My husband, my sweet Tommy, Mister teacher man, big beardy, he’s running for school board. Tommy and I have been in major discussion mode, for months now. There’s been this big churning feeling of change in the air around our house.
I turned 30 last year…so maybe that’s why. I barely noticed my milestone birthday come or go. We were just so engrossed in the work of suddenly being a family of six with two small infants. I felt like we barely talked to one another in the early part of last year. We passed each other in the evenings corralling, and aiding one another. Then it was time to wolf down dinner, put the girls to bed, and then get the boys ready for bed. And then we would try to lay down by 9:30 so that we could read for a couple minutes before handing babies back and forth in the sleepy grog of darkness.
In the beginning days we considered it a great night of sleep if Tommy only had to get up once or twice and I nursed nonstop through the night, but didn’t have to nurse both babies at once. Even a one hour stretch of sleep felt like luxury. So now that I get 2-3 hour stretches at night, and I am not holding a baby sometimes…and many times I’m only holding one….this weird thing is happening. It’s a fire. A fire, to reach my potential. A fire to achieve goals without giving up our family time.
Laugh if you must, but I feel this calling to just try things. I think author Seth Godin might call it a desire to “poke the box”. This is a scary calling for me. I’m somewhat introverted. I’m very social and I can talk your ear off, and keep a conversation going, but I’m definitely not what one would describe as the life of the party….and if I ever am, it’s because I’m channeling someone else for a few fleeting moments. Sometimes even this blog is a bit much for me. I don’t know if you know this, but when you guys leave really nice comments, I physically have to get up and walk around for a little while. Taking it in is difficult for me, and I don’t quite know how to respond. Usually I just blush.
Anyway, back to the topic at hand. In the middle of last year when Tommy was reading Cheaper by the Dozen. He was telling me all about the quirks of this dad with a dozen children and about how this guy considered himself to be an efficiency expert and he would do experiments to save precious moments of time, like seeing what order getting ready in the morning was most efficient…That really got me thinking. Where are my untapped moments of time that I could be utilizing to their full effect. I had been gardening all summer, and I was amazed at how much food I was able to grow in the 32 square feet of garden space that I had (two 4×4 beds), without even planting all of the squares at all times, and without doing much work at all. I kept expanding my garden to have things to do each evening when I would work on the garden.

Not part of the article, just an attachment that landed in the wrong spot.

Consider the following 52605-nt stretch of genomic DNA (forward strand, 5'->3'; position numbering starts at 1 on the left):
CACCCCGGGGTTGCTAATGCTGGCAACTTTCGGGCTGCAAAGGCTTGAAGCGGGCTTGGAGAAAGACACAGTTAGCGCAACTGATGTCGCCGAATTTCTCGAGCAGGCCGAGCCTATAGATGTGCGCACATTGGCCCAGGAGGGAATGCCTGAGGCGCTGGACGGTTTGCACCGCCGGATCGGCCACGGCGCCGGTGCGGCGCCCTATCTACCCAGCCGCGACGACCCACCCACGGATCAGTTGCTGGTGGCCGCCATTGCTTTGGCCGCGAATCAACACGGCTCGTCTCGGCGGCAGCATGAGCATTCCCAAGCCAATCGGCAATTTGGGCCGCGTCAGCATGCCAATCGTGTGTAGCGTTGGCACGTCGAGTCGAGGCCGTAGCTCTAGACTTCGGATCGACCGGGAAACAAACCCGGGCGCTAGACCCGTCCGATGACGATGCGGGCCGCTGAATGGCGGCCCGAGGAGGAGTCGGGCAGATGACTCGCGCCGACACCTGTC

Then I started this blog as my garden was starting to wind down. I’ve been reading and reading and reading about business. And when I don’t have time to read I listen to podcasts about business. I love it. The psychology of business. The possibilities of business. I’ve never been able to have hobbies that I don’t consider to be extremely useful, or fulfill a need. For example, I’m a knitter, but I will only make things that I need or someone else needs…although I use the term need a bit loosely when it comes to things like knitting toys. Knitting is hard when you have two babies on your lap. The needles seem a little too pointy. The yarn and things are just cumbersome to maneuver around both of them. Typing/researching is a little easier. So researching business has been my new hobby…well that, and writing.
I posted on Facebook a bit prematurely a few weeks ago about thinking about opening a lactation business. I’m not ready yet. My baby bubs need my presence so much still. Funny how a lactation consulting business can help so many women be closer to their babies, but would require that I leave mine with someone else…it’s the way of so many things. And so I’m left with my writing. I’ve been continuing work on the children’s gardening book with Mama. She and I have stutters and starts on this project.